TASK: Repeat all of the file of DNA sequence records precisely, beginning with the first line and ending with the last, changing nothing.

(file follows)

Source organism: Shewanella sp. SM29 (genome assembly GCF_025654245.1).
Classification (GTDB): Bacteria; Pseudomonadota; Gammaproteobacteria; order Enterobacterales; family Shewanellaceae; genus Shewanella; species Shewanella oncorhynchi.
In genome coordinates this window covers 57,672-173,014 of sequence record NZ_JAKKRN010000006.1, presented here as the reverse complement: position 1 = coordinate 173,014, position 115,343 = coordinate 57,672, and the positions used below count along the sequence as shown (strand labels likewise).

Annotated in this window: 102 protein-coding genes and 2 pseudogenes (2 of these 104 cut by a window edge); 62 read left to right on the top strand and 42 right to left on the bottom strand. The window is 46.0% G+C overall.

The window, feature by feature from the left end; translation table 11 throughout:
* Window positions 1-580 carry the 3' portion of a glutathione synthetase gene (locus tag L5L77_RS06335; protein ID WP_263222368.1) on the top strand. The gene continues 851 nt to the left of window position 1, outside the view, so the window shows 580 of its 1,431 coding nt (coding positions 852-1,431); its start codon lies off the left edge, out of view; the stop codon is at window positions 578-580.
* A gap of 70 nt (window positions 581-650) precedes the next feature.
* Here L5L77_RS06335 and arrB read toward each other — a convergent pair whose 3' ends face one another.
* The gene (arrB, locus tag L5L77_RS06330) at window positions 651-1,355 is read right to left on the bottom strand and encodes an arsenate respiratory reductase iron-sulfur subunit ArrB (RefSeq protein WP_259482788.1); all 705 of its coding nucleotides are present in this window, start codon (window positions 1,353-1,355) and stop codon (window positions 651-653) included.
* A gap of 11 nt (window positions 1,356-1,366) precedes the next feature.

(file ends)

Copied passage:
Source organism: Shewanella sp. SM29 (genome assembly GCF_025654245.1).
Classification (GTDB): Bacteria; Pseudomonadota; Gammaproteobacteria; order Enterobacterales; family Shewanellaceae; genus Shewanella; species Shewanella oncorhynchi.
In genome coordinates this window covers 57,672-173,014 of sequence record NZ_JAKKRN010000006.1, presented here as the reverse complement: position 1 = coordinate 173,014, position 115,343 = coordinate 57,672, and the positions used below count along the sequence as shown (strand labels likewise).

Annotated in this window: 102 protein-coding genes and 2 pseudogenes (2 of these 104 cut by a window edge); 62 read left to right on the top strand and 42 right to left on the bottom strand. The window is 46.0% G+C overall.

The window, feature by feature from the left end; translation table 11 throughout:
* Window positions 1-580 carry the 3' portion of a glutathione synthetase gene (locus tag L5L77_RS06335; protein ID WP_263222368.1) on the top strand. The gene continues 851 nt to the left of window position 1, outside the view, so the window shows 580 of its 1,431 coding nt (coding positions 852-1,431); its start codon lies off the left edge, out of view; the stop codon is at window positions 578-580.
* A gap of 70 nt (window positions 581-650) precedes the next feature.
* Here L5L77_RS06335 and arrB read toward each other — a convergent pair whose 3' ends face one another.
* The gene (arrB, locus tag L5L77_RS06330) at window positions 651-1,355 is read right to left on the bottom strand and encodes an arsenate respiratory reductase iron-sulfur subunit ArrB (RefSeq protein WP_259482788.1); all 705 of its coding nucleotides are present in this window, start codon (window positions 1,353-1,355) and stop codon (window positions 651-653) included.
* A gap of 11 nt (window positions 1,356-1,366) precedes the next feature.